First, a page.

All patients presenting with a diagnosis of hip fracture between 1st July 2012 to 30th June 2014 were included in the data analysis. Individual patient records were excluded if the patient age was <65 years or if no surgery for hip fracture was conducted. The dataset used for retrospective analysis included patient characteristics, details of FICB performance and Abbreviated Mental Test Scores (AMTS) [7], all of which were collected as part of routine clinical care monitoring. The primary determinant of FICB allocation throughout the period was availability of an anesthetist to provide the service, rather than an informative choice based upon patient factors or contraindications to provision of the nerve block, of which there are few. Any related bias was minimized by conducting a multivariable analysis. There was a near even split between patients who received a FICB and those that did not, with 541/959 (56.4%) patients receiving FICB. All patients were prescribed a standardized regime of regular paracetamol, alongside pro re nata codeine and oramorph for analgesic purposes.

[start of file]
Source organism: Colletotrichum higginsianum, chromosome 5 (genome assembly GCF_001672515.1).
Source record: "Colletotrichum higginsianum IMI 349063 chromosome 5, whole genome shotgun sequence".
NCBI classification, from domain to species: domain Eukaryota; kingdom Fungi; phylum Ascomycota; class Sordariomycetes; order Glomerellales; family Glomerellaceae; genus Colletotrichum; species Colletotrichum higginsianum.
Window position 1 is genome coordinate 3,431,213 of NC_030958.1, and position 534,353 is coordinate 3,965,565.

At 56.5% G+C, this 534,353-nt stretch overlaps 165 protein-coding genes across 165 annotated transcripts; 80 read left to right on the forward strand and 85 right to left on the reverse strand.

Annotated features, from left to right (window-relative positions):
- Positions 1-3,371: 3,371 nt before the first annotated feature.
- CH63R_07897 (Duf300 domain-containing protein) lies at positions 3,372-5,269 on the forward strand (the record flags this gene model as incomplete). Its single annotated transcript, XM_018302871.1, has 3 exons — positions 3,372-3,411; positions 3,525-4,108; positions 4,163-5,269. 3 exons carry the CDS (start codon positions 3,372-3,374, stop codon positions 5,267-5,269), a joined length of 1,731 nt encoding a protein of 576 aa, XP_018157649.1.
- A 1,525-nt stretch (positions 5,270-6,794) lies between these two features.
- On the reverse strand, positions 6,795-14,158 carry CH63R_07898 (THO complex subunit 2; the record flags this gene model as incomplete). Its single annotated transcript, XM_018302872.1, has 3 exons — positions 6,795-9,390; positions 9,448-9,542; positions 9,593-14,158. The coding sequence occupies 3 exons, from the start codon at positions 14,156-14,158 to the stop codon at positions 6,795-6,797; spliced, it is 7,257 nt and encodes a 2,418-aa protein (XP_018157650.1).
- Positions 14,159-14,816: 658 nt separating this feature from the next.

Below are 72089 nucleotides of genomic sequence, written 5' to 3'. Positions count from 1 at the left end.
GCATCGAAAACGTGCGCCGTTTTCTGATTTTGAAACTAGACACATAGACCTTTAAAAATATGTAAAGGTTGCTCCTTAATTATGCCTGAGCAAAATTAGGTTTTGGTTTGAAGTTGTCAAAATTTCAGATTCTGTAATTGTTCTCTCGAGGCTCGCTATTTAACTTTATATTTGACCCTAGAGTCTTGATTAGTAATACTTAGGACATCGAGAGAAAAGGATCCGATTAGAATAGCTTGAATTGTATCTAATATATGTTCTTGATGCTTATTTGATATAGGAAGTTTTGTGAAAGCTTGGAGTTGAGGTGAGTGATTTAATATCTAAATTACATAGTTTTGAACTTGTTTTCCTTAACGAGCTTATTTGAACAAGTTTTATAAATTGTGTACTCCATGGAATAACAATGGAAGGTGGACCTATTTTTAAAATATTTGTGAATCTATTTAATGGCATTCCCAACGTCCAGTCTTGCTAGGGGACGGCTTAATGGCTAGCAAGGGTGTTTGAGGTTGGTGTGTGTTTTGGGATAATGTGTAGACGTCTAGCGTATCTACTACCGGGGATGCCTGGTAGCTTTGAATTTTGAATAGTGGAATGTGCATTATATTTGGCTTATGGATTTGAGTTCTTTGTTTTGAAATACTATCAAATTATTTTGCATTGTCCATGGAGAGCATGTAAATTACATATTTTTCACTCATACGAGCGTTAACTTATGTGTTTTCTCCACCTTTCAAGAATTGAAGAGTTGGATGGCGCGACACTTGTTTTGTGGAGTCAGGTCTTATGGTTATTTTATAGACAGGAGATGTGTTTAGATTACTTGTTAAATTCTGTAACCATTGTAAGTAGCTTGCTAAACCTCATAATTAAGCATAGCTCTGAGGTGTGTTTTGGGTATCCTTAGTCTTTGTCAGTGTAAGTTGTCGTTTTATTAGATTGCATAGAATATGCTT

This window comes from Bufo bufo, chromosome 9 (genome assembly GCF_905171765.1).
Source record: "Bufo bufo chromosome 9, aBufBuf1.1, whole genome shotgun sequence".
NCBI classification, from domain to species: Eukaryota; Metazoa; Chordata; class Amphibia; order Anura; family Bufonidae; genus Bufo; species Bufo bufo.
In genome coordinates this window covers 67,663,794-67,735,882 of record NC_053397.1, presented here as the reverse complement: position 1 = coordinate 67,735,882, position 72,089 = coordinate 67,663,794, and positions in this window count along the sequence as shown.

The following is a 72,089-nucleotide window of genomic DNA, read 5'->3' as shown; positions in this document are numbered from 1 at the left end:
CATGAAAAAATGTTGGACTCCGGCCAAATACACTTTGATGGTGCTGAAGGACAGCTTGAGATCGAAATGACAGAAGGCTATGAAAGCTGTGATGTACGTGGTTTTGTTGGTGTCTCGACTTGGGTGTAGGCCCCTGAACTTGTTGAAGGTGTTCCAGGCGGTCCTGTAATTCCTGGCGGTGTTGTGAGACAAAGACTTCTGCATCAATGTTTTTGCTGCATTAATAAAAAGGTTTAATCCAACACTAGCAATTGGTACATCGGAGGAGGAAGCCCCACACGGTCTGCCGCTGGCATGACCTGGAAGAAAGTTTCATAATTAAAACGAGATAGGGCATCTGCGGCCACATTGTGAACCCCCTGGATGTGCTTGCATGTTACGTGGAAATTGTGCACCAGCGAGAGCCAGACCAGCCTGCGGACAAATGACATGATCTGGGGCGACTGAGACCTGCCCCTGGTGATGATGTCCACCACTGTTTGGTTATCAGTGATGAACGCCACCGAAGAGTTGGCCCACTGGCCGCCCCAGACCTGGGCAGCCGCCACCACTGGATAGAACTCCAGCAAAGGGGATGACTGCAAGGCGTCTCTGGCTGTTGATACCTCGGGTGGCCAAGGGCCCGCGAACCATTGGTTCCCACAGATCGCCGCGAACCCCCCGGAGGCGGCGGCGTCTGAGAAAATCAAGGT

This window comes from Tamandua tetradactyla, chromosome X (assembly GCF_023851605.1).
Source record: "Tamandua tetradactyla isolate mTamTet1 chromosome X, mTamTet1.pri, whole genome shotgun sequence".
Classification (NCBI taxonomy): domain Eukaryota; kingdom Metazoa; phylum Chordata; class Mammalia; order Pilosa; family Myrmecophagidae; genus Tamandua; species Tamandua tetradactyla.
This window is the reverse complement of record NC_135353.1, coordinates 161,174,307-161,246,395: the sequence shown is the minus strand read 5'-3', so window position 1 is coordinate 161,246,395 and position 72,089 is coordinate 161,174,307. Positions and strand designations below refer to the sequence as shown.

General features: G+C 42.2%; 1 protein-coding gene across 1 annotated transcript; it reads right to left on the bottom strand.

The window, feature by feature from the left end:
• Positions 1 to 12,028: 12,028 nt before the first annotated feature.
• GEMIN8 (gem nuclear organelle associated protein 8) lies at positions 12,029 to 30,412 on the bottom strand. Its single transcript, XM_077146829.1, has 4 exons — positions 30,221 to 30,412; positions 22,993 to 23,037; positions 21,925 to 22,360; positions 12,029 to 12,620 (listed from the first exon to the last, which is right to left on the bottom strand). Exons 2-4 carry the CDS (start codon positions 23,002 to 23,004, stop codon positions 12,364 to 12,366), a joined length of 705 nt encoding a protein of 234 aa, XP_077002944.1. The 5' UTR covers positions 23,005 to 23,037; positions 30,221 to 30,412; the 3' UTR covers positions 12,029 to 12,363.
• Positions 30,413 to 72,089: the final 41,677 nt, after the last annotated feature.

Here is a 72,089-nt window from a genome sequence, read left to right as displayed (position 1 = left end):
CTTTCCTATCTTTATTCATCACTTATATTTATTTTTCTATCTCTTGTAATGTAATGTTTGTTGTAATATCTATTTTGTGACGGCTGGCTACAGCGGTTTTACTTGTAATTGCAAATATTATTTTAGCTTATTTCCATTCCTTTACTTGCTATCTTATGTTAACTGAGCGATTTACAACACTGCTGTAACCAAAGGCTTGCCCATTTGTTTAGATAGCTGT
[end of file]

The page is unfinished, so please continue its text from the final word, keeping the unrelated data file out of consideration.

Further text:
Patient data included was age, gender, American Society of Anesthesiologists (ASA) rating scale, source of admission, time to surgery and type of anesthesia. Abbreviated Mental Test Scores (AMTS) [7] were recorded in accordance with standard requirements provided by the UK Department of Health for hip fracture patients. AMTS is a 10 point score allocated according to the verbal responses to 10 questions (see Appendix 1), which has been validated for detecting cognitive impairment in geriatric populations [8]. Given non-linearity of the AMTS scale, values were categorized for analysis purposes to obtain ordinal outcomes accordingly: high for scores 9–10, moderate for 7–8 and low for ≤ 6. AMTS categories were pragmatically selected to conform with clinically relevant thresholds for detection of delirium [9, 10]. Ordinal logistic regression was employed to assess the univariate associations of post-operative AMTS with all the variables of interest, based on complete observations only. Further multivariable analyses were conducted to determine the most parsimonious model based on the available data – the model with the least number of predictors, yet explaining the most data variability. The adjusted associations between the post-operative AMTS outcome and the rest of the variables were quantified by the odds ratio of a high AMTS category versus all lower categories. Models’ appropriateness was checked using the Brant test for proportional odds (parallel regression) assumption. Hence the coefficients that describe the relationship between the lowest versus all higher categories of the response variable are the same as those that describe the relationship between the next lowest category and all higher categories. Patterns in any missing AMTS data were investigated in relationship to the outcome. An observed data analysis was further conducted under missing at random assumption (MAR) using multiple imputation techniques [11]. The estimates and their precision did not present with any substantial change, hence the final inference is the result of this MAR data analysis.